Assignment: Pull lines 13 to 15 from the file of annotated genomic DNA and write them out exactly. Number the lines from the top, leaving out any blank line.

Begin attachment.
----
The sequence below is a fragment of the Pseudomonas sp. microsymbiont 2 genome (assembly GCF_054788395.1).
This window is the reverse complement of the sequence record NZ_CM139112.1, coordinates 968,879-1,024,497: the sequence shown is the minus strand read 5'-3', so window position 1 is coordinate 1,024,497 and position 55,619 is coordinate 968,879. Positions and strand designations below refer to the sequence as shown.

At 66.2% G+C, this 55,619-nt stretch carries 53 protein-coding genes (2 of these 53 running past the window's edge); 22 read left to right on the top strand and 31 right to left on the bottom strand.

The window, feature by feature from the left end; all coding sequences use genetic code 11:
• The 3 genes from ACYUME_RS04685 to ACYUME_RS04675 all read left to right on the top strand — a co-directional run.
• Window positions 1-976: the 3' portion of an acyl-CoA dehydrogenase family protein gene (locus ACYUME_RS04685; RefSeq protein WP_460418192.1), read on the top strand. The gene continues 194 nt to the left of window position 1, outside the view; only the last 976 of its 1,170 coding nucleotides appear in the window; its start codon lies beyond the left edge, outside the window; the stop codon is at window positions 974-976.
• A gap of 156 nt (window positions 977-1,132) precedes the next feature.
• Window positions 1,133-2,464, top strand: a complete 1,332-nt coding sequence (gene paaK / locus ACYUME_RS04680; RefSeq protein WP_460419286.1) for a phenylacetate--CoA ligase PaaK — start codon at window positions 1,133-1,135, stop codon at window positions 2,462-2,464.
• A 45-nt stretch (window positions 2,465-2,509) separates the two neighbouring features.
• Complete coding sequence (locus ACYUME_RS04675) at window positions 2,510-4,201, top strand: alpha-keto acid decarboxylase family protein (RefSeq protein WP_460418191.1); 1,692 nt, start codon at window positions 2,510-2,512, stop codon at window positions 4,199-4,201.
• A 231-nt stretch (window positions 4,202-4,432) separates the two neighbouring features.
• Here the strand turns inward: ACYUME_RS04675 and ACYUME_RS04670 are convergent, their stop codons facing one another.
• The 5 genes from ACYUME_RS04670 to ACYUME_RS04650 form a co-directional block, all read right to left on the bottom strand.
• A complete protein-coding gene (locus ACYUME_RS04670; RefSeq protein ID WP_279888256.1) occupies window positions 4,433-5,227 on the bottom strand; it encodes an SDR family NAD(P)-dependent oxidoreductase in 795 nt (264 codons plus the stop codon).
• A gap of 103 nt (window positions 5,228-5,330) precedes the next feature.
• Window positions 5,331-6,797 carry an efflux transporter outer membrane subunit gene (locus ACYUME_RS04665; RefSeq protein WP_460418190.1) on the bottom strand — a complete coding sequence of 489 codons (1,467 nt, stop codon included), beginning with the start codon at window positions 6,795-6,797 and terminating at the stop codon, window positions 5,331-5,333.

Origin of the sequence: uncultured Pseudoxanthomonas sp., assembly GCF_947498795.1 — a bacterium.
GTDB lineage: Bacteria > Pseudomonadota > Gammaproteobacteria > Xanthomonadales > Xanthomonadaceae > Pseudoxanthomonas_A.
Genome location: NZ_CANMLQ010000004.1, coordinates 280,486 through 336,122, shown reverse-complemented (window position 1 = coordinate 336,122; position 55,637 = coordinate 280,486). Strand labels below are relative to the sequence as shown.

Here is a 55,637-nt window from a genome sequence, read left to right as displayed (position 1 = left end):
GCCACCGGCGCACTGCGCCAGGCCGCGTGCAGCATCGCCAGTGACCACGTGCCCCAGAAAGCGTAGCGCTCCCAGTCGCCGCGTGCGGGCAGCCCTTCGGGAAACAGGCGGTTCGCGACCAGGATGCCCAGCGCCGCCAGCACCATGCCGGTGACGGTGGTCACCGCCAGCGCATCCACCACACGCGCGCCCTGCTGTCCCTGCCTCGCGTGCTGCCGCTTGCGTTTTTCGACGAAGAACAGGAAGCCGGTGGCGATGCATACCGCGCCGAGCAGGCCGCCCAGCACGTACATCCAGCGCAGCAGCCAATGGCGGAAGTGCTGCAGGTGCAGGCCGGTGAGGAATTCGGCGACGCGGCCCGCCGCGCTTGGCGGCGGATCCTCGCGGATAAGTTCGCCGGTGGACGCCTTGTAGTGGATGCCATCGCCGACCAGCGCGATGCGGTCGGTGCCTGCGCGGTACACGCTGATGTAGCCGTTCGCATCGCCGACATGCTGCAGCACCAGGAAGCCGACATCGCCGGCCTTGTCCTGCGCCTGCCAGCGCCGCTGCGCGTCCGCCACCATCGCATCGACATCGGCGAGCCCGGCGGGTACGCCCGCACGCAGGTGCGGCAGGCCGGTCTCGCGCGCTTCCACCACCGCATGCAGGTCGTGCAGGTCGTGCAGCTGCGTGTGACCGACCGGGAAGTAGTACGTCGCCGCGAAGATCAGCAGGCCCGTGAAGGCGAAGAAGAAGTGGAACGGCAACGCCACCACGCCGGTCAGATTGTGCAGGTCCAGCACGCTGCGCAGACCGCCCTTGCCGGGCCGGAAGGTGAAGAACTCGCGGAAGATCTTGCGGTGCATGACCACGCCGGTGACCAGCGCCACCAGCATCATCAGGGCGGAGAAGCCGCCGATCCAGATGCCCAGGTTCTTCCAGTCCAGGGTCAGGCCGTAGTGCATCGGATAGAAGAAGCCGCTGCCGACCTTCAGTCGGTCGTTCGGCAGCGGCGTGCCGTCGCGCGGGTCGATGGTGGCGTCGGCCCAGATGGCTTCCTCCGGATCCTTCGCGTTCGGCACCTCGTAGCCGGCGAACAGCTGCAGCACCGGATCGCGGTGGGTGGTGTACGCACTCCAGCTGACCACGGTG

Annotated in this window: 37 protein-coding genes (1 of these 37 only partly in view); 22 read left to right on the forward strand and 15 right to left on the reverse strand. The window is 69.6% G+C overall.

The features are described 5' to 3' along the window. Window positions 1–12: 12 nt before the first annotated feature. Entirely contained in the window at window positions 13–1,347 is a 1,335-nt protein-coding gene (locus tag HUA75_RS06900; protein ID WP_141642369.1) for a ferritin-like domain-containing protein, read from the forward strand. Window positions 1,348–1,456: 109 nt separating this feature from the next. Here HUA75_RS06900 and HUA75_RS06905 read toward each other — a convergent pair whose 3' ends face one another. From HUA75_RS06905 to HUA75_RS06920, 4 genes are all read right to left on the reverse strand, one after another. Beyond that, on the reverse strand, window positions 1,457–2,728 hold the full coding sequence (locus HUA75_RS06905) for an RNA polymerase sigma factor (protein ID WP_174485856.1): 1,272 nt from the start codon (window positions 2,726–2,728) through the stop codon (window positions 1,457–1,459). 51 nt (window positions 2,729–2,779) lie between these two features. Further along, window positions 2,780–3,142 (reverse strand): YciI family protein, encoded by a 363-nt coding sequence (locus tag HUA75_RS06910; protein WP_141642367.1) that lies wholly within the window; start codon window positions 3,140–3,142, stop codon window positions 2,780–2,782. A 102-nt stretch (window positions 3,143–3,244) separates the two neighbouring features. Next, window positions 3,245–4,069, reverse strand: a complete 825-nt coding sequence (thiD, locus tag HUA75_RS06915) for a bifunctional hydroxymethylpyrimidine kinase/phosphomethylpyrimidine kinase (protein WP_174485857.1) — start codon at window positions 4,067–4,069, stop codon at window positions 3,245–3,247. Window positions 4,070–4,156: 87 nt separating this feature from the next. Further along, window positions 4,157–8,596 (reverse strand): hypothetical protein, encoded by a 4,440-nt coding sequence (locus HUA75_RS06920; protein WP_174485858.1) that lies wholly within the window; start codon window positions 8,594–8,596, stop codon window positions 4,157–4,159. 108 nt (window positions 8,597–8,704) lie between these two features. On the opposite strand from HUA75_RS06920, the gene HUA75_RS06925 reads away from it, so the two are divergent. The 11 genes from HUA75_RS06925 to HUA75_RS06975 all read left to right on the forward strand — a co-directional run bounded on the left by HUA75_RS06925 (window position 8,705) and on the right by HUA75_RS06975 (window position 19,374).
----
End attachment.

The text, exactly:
• The 5 genes from ACYUME_RS04670 to ACYUME_RS04650 form a co-directional block, all read right to left on the bottom strand.
• A complete protein-coding gene (locus ACYUME_RS04670; RefSeq protein ID WP_279888256.1) occupies window positions 4,433-5,227 on the bottom strand; it encodes an SDR family NAD(P)-dependent oxidoreductase in 795 nt (264 codons plus the stop codon).
• A gap of 103 nt (window positions 5,228-5,330) precedes the next feature.